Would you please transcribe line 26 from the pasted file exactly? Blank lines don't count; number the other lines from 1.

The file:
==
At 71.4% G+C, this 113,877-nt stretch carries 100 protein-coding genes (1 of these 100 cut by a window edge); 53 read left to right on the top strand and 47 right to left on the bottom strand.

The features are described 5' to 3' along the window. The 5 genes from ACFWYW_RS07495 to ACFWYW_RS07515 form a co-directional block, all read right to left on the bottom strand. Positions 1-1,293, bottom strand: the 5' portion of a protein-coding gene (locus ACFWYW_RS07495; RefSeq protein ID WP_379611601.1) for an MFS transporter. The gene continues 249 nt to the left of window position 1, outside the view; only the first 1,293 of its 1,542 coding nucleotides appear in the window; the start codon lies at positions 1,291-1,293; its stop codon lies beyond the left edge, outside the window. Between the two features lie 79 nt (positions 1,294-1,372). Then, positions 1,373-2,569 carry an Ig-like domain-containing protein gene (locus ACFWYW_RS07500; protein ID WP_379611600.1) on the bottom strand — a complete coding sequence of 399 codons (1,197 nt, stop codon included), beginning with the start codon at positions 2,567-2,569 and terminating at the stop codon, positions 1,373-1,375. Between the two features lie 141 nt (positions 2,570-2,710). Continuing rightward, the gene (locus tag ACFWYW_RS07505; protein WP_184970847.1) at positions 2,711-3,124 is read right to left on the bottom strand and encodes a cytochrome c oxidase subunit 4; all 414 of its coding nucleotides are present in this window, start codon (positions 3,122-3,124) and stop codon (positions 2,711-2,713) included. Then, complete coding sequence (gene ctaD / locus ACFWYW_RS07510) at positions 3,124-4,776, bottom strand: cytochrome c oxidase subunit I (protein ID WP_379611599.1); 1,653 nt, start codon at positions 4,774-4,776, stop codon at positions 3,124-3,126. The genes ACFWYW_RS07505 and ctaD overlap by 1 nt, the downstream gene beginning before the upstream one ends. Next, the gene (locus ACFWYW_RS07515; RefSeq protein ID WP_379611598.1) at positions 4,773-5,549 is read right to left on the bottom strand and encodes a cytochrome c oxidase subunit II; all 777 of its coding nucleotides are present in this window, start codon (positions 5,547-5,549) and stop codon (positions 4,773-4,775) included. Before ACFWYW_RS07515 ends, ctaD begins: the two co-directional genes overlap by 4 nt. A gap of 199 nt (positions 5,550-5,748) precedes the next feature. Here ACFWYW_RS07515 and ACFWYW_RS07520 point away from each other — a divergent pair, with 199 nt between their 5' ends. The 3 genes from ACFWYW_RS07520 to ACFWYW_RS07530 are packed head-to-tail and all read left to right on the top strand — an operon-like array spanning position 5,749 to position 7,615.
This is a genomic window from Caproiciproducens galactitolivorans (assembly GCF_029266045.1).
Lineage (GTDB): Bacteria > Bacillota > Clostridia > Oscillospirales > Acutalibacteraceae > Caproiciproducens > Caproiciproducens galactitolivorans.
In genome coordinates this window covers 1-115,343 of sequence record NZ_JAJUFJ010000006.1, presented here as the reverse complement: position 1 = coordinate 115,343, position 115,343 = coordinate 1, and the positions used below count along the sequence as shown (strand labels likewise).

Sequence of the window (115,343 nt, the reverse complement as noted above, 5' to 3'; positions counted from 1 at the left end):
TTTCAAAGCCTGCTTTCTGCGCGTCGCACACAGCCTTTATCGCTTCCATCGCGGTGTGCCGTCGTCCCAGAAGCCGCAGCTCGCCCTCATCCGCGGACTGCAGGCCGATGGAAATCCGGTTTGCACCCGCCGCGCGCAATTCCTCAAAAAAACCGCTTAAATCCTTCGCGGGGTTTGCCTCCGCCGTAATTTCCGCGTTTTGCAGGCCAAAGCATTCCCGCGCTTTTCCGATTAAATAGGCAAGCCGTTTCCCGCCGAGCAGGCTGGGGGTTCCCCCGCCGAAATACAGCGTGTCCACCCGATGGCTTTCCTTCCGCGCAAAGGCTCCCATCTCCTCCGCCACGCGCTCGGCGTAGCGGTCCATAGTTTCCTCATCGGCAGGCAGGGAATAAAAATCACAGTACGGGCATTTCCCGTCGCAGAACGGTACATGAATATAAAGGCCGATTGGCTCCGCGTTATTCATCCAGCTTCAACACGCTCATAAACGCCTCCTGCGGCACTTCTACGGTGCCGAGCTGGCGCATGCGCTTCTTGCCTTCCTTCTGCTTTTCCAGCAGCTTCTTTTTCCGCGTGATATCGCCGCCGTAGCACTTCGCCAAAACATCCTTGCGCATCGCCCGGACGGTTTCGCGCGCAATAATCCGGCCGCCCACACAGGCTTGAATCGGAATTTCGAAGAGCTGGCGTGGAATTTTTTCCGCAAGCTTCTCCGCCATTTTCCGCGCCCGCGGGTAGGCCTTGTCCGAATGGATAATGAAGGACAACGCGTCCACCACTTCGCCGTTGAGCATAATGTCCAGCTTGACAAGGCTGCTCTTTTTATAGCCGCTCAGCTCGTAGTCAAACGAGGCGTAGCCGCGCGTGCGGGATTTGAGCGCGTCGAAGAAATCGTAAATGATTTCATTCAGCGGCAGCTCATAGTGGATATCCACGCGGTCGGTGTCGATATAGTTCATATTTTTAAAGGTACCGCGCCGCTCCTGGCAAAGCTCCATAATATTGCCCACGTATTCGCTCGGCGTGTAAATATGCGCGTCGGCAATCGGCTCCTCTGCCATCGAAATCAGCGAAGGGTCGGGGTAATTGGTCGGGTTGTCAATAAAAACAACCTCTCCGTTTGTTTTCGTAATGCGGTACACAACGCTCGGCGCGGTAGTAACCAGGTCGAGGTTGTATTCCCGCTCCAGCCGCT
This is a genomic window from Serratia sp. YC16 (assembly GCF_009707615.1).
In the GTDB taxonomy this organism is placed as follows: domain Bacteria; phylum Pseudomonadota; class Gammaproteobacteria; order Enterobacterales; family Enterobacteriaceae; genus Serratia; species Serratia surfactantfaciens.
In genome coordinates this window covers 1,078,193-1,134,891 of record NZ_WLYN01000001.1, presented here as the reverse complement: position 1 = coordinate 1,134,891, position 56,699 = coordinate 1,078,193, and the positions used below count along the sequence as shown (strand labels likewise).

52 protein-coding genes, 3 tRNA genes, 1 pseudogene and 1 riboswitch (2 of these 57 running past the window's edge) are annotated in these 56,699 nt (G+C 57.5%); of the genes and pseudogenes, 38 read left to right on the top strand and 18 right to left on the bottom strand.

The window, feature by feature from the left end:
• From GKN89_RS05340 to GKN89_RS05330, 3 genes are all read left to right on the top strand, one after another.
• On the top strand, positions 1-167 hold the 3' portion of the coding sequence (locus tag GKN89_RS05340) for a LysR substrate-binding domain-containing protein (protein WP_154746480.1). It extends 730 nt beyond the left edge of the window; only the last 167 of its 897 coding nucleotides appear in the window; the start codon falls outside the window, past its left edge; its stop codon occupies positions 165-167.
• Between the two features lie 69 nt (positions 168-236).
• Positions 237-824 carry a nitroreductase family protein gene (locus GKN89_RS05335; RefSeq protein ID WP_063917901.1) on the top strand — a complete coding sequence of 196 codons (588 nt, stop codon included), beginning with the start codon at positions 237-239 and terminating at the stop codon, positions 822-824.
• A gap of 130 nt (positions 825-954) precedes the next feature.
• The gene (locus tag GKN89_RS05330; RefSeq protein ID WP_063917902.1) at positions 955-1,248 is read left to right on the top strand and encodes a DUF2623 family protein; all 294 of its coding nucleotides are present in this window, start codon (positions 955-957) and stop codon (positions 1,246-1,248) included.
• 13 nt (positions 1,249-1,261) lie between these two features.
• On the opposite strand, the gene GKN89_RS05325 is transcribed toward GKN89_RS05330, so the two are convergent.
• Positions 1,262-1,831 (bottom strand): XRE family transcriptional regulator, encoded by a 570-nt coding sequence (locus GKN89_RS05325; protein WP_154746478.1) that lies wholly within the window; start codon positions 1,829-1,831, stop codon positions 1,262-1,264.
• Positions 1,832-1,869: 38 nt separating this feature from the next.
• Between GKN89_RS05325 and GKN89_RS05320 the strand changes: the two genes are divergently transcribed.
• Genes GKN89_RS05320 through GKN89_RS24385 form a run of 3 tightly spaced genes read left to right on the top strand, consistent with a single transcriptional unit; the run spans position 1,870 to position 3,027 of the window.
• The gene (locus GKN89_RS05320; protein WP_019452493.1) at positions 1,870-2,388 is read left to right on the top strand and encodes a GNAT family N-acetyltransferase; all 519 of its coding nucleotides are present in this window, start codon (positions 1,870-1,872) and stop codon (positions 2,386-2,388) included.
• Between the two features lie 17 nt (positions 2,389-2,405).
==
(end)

• Between the two features lie 17 nt (positions 2,389-2,405).